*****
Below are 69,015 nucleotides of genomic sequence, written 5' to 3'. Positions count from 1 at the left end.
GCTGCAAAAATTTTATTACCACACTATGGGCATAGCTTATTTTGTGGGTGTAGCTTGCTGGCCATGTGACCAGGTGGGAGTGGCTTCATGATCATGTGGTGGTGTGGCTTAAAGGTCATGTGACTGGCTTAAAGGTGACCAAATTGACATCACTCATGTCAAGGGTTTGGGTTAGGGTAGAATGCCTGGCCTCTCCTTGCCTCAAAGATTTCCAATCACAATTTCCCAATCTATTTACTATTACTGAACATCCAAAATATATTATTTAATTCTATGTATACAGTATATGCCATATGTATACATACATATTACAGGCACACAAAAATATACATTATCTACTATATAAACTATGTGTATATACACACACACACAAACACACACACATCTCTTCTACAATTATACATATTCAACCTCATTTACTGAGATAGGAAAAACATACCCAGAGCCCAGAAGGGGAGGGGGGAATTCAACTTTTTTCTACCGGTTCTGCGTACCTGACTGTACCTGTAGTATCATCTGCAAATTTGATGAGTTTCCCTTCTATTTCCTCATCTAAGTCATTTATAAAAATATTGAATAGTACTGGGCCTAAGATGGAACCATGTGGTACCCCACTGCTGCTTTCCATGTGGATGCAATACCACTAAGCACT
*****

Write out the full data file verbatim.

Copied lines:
Below are 69,015 nucleotides of genomic sequence, written 5' to 3'. Positions count from 1 at the left end.
GCTGCAAAAATTTTATTACCACACTATGGGCATAGCTTATTTTGTGGGTGTAGCTTGCTGGCCATGTGACCAGGTGGGAGTGGCTTCATGATCATGTGGTGGTGTGGCTTAAAGGTCATGTGACTGGCTTAAAGGTGACCAAATTGACATCACTCATGTCAAGGGTTTGGGTTAGGGTAGAATGCCTGGCCTCTCCTTGCCTCAAAGATTTCCAATCACAATTTCCCAATCTATTTACTATTACTGAACATCCAAAATATATTATTTAATTCTATGTATACAGTATATGCCATATGTATACATACATATTACAGGCACACAAAAATATACATTATCTACTATATAAACTATGTGTATATACACACACACACAAACACACACACATCTCTTCTACAATTATACATATTCAACCTCATTTACTGAGATAGGAAAAACATACCCAGAGCCCAGAAGGGGAGGGGGGAATTCAACTTTTTTCTACCGGTTCTGCGTACCTGACTGTACCTGTAGTATCATCTGCAAATTTGATGAGTTTCCCTTCTATTTCCTCATCTAAGTCATTTATAAAAATATTGAATAGTACTGGGCCTAAGATGGAACCATGTGGTACCCCACTGCTGCTTTCCATGTGGATGCAATACCACTAAGCACT